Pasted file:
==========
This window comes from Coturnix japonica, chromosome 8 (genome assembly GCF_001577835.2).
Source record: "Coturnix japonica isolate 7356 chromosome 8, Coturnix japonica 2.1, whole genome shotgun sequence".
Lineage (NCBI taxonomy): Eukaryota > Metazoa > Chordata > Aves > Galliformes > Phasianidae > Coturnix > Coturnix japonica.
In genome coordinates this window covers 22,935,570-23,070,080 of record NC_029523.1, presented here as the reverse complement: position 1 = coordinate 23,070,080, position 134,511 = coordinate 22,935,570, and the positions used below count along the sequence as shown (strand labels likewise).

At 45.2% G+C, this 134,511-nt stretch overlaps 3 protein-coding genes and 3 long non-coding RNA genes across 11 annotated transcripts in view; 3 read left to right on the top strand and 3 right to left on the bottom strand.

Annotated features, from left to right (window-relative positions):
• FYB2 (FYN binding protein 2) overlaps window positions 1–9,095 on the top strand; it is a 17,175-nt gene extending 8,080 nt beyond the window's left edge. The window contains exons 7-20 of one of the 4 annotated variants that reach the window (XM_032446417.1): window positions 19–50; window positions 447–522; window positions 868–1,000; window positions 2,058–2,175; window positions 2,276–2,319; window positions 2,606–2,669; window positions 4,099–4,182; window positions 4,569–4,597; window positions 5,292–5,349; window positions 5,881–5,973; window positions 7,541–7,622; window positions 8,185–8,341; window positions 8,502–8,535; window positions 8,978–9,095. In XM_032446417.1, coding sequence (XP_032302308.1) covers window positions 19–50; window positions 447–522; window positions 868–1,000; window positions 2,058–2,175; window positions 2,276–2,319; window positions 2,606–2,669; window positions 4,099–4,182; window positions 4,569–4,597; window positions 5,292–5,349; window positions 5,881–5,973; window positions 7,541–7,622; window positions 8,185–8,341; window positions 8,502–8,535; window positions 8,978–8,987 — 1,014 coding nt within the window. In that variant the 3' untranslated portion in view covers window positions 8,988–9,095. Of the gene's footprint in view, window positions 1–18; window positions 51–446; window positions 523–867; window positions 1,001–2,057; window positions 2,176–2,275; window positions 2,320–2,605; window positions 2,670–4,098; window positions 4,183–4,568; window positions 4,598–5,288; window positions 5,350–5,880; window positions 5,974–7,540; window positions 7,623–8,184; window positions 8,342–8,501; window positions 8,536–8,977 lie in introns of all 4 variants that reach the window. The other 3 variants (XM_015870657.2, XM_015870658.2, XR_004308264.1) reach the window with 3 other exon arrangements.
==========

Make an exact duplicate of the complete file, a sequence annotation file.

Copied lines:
This window comes from Coturnix japonica, chromosome 8 (genome assembly GCF_001577835.2).
Source record: "Coturnix japonica isolate 7356 chromosome 8, Coturnix japonica 2.1, whole genome shotgun sequence".
Lineage (NCBI taxonomy): Eukaryota > Metazoa > Chordata > Aves > Galliformes > Phasianidae > Coturnix > Coturnix japonica.
In genome coordinates this window covers 22,935,570-23,070,080 of record NC_029523.1, presented here as the reverse complement: position 1 = coordinate 23,070,080, position 134,511 = coordinate 22,935,570, and the positions used below count along the sequence as shown (strand labels likewise).

At 45.2% G+C, this 134,511-nt stretch overlaps 3 protein-coding genes and 3 long non-coding RNA genes across 11 annotated transcripts in view; 3 read left to right on the top strand and 3 right to left on the bottom strand.

Annotated features, from left to right (window-relative positions):
• FYB2 (FYN binding protein 2) overlaps window positions 1–9,095 on the top strand; it is a 17,175-nt gene extending 8,080 nt beyond the window's left edge. The window contains exons 7-20 of one of the 4 annotated variants that reach the window (XM_032446417.1): window positions 19–50; window positions 447–522; window positions 868–1,000; window positions 2,058–2,175; window positions 2,276–2,319; window positions 2,606–2,669; window positions 4,099–4,182; window positions 4,569–4,597; window positions 5,292–5,349; window positions 5,881–5,973; window positions 7,541–7,622; window positions 8,185–8,341; window positions 8,502–8,535; window positions 8,978–9,095. In XM_032446417.1, coding sequence (XP_032302308.1) covers window positions 19–50; window positions 447–522; window positions 868–1,000; window positions 2,058–2,175; window positions 2,276–2,319; window positions 2,606–2,669; window positions 4,099–4,182; window positions 4,569–4,597; window positions 5,292–5,349; window positions 5,881–5,973; window positions 7,541–7,622; window positions 8,185–8,341; window positions 8,502–8,535; window positions 8,978–8,987 — 1,014 coding nt within the window. In that variant the 3' untranslated portion in view covers window positions 8,988–9,095. Of the gene's footprint in view, window positions 1–18; window positions 51–446; window positions 523–867; window positions 1,001–2,057; window positions 2,176–2,275; window positions 2,320–2,605; window positions 2,670–4,098; window positions 4,183–4,568; window positions 4,598–5,288; window positions 5,350–5,880; window positions 5,974–7,540; window positions 7,623–8,184; window positions 8,342–8,501; window positions 8,536–8,977 lie in introns of all 4 variants that reach the window. The other 3 variants (XM_015870657.2, XM_015870658.2, XR_004308264.1) reach the window with 3 other exon arrangements.